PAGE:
Some other segmentation algorithms are based on segmenting images into regions of similar texture according to wavelet or Fourier transforms.
Segmentation criteria can be arbitrarily complex, and take into account global as well as local criteria. A common requirement is that each region must be connected in some sense.
An example of a global segmentation criterion is the famous Mumford-Shah functional. This functional measures the degree of match between an image and its segmentation. A segmentation consists of a set of non-overlapping connected regions (the union of which is the image), each of which is smooth and each of which has a piecewise smooth boundary. The functional penalizes deviations from the original image, deviations from smoothness within in each region and the total length of the boundaries of all the regions. Mathematically,
Thresholding is the simplest method of image segmentation. Individual pixels in a grayscale image are marked as 'object' pixels if their value is greater than some threshold value (assuming an object to be brighter than the background) and as 'background' pixels otherwise. Typically, an object pixel is given a value of '1' while a background pixel is given a value of '0'. The key parameter here is obviously the choice of the threshold. Several different methods for choosing a threshold exist. The simplest method would be to choose the mean or median value, the rationale being that if the object pixels are brighter than the background, they should also be brighter than the average. In a noiseless image with uniform background and object values, the mean or median will work beautifully as the threshold, however generally speaking, this will not be the case. A more sophisticated approach might be to create a histogram of the image pixel intensities and use the valley point as the threshold. The histogram approach assumes that there is some average value for the background and object pixels, but that the actual pixel values have some variation around these average values. However, computationally this is not as simple as we'd like, and many image histograms do not have clearly defined valley points. Ideally we're looking for a method for choosing the threshold which is simple, does not require too much prior knowledge of the photo, and works well for noisy images.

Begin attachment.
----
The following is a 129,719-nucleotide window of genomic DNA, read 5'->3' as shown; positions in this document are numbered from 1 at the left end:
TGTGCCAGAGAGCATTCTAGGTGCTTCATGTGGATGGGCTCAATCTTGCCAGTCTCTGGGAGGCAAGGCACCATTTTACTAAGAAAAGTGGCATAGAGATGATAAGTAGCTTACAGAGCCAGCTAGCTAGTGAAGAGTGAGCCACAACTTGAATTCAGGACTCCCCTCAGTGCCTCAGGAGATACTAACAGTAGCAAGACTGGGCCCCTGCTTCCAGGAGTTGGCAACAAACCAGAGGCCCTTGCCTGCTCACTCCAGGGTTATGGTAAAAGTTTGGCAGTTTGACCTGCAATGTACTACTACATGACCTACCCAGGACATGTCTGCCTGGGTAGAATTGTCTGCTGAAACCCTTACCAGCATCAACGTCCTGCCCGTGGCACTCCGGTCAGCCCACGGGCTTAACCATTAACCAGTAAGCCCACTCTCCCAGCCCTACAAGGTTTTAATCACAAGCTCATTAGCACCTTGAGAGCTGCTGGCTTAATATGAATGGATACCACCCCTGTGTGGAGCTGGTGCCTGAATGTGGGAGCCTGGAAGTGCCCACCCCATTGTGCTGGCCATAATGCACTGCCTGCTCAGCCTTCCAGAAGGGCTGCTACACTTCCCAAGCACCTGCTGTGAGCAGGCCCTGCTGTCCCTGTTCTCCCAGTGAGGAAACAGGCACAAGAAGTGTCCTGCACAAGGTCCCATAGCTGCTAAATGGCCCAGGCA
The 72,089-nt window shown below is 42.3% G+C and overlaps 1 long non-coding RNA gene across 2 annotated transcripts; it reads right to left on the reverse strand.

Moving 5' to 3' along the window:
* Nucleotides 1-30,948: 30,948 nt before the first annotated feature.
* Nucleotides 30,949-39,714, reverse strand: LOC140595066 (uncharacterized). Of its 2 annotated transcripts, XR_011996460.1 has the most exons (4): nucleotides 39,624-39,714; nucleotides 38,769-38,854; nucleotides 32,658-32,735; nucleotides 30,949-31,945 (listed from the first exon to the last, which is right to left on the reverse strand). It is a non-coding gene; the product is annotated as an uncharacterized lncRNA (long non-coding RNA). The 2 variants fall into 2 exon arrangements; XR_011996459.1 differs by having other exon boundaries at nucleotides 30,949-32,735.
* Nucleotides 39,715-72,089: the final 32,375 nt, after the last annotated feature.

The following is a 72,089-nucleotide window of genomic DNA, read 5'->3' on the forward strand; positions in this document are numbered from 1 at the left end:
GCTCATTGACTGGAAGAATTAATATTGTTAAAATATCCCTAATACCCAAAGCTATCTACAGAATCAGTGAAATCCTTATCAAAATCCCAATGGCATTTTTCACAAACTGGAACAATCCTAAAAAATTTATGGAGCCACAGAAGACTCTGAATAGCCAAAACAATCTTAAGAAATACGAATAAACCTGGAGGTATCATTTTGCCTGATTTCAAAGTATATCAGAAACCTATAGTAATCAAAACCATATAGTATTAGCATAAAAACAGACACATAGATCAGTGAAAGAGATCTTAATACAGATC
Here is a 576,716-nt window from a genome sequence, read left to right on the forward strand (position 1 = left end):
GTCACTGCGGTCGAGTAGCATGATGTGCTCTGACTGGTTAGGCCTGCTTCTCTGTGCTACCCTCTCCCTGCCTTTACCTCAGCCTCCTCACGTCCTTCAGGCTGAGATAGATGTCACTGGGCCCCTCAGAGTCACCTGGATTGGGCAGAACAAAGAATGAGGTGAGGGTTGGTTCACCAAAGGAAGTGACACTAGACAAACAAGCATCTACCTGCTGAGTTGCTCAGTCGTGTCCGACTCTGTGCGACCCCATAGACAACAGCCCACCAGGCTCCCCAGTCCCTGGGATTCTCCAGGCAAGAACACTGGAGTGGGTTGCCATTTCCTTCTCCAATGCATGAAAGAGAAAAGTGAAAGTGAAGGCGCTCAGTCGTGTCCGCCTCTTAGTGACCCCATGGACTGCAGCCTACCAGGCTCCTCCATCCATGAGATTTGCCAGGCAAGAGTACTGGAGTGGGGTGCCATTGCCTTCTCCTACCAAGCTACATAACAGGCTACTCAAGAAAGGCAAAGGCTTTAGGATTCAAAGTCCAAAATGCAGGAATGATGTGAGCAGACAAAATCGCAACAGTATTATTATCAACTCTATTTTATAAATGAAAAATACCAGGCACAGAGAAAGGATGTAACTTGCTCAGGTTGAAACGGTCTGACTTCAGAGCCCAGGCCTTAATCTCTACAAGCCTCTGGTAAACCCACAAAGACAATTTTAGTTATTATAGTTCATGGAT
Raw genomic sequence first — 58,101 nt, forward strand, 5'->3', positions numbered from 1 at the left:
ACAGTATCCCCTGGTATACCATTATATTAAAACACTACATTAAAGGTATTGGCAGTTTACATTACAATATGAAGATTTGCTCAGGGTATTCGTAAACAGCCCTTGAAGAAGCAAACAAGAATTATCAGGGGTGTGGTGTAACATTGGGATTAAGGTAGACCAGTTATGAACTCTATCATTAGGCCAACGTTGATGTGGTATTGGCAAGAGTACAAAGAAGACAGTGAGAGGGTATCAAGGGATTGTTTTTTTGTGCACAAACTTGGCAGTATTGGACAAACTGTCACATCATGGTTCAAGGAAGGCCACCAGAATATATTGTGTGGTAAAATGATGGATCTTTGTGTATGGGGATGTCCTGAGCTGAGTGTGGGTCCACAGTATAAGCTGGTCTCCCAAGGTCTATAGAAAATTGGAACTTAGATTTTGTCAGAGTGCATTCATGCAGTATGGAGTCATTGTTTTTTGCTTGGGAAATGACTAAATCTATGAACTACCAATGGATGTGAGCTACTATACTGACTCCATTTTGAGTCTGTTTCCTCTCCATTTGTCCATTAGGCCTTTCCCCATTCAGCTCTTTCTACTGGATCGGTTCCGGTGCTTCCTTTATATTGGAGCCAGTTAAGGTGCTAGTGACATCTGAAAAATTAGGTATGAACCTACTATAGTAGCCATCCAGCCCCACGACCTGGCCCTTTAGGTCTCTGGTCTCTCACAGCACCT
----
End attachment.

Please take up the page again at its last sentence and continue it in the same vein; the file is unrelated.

Special Yo to Nitin for collecting these stuff!
Saturday, August 27, 2005
The basic problem when intruded into a system is how 2 make these Avs inactive. This is the greatest problem faced by all. Inorder 2 overcome this difficulty, the link provided below will give u the names of the files which guard intrusion in Avs. Anyway if u can delete or end these programs, u cant be blocked in that system by tht AV.
Friday, August 26, 2005
Introduction 2 site
This site is meant 4 those guys interested in securities and their loop holes both in Software and Hardware. Services 4 people should be free thru this site and any objectionable data seen in this site like money transfers, links to any adult sites etc are serious prohibited.
Any one can be a member of the site and who needs 2 be member should email at firstname.lastname@example.org. Members can blog their papers on security, programming, various notes on kernels etc are always welcome 2 site. Papers with a contact e-mail id is always preferred.
COMING SOON : THE INTRUDERS